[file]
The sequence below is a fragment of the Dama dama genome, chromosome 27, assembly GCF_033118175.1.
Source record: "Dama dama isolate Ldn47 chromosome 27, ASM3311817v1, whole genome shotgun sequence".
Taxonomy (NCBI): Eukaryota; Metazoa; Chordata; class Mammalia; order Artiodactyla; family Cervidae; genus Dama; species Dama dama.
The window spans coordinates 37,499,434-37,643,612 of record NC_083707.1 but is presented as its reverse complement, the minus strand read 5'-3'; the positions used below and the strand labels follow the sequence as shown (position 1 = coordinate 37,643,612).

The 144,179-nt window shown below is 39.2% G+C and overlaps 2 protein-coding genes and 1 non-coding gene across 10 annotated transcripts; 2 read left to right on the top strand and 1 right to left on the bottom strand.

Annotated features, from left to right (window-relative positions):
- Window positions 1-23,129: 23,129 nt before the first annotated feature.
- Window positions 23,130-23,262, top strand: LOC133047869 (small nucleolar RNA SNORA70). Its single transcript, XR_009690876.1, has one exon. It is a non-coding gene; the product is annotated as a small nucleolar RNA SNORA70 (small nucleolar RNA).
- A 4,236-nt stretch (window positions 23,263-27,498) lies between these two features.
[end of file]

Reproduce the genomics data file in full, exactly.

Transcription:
The sequence below is a fragment of the Dama dama genome, chromosome 27, assembly GCF_033118175.1.
Source record: "Dama dama isolate Ldn47 chromosome 27, ASM3311817v1, whole genome shotgun sequence".
Taxonomy (NCBI): Eukaryota; Metazoa; Chordata; class Mammalia; order Artiodactyla; family Cervidae; genus Dama; species Dama dama.
The window spans coordinates 37,499,434-37,643,612 of record NC_083707.1 but is presented as its reverse complement, the minus strand read 5'-3'; the positions used below and the strand labels follow the sequence as shown (position 1 = coordinate 37,643,612).

The 144,179-nt window shown below is 39.2% G+C and overlaps 2 protein-coding genes and 1 non-coding gene across 10 annotated transcripts; 2 read left to right on the top strand and 1 right to left on the bottom strand.

Annotated features, from left to right (window-relative positions):
- Window positions 1-23,129: 23,129 nt before the first annotated feature.
- Window positions 23,130-23,262, top strand: LOC133047869 (small nucleolar RNA SNORA70). Its single transcript, XR_009690876.1, has one exon. It is a non-coding gene; the product is annotated as a small nucleolar RNA SNORA70 (small nucleolar RNA).
- A 4,236-nt stretch (window positions 23,263-27,498) lies between these two features.